. . . of what I can do with lipreading. I’m anticipating that, if it all works out as it should, the CI will fill in the gaps in lipreading – not an exact science even for people who’ve been lipreading for a long time. I think I’m quite good at it – but it IS tiring, so I’m hoping that I’ll end up less tired at the end of the day.
You can lipread people in mirrors and in reflections on the bus or top (quite a discreet method of eavesdropping until your eyes meet in the reflection). When you tell people this they always ask if it’s reversed – NOOO – it’s not like text!
It’s possible to pick out accents because of the difference in forming the vowels. An American friend of mine from the Midwest puzzled me when I first met her because she told me she was “going down to the SHAARPS” then I realised she meant “shops”. I can tell that the Bear has a noticeable Durham inflection – “posh North-East”. He cannot say “year” the way I pronounce it in standard (Southern) English – it’s “yurr”. With him it’s not “butter” with a hard “u”, it’s a sound approximating to “boot’a” (a softer version of “boot” with a long-drawn out vowel.) I could put this into the phonetic alphabet, but I don’t want to sound like a dictionary. Durham segues into Tyneside, but I can tell the difference between the Bear and my best friend. I can pick out the individual accents of all my colleagues, from Scottish to Lancashire to Cockney (unusually, it’s the consonants that give it away – “fank you” rather than “thank you”) to German to Received Pronunciation. I can even see the difference between two colleagues from different parts of Lancashire. Other than the vowels, I couldn’t even begin to tell you how I know – and I wouldn’t necessarily place the particular accent – I would just see the difference from the standard English I grew up with “down south”.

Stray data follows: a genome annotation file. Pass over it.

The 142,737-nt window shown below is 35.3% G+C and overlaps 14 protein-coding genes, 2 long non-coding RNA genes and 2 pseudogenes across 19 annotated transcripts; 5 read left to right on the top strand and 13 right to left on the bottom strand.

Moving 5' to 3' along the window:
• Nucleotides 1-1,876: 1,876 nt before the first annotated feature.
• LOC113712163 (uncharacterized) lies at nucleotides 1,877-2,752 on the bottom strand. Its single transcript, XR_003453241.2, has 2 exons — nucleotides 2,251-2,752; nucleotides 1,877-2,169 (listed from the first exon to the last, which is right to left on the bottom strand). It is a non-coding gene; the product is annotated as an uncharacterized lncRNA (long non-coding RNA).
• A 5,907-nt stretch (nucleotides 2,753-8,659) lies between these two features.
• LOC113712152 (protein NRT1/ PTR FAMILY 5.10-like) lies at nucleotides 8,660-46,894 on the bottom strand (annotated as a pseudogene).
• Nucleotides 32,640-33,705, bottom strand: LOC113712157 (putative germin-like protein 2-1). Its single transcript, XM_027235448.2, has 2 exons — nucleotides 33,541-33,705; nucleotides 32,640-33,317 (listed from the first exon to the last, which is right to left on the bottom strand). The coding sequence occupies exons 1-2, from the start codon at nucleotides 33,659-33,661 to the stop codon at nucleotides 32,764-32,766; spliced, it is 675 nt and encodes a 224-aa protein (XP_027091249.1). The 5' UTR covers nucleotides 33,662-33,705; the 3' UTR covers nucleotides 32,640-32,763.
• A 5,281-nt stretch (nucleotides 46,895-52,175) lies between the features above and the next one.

My mother marvelled that I was able to lipread other deaf people who didn’t, or weren’t able to, use their voices, but this just seems natural to me. I can usually tell that people are deaf just by their lip patterns, even if they have good speech – I can see this on my own lips in the bathroom mirror or when chatting to my mum in a crowded ladies’ with other people between us.
I’m hoping that this will give me something to cast my anchor on to in the brave new world.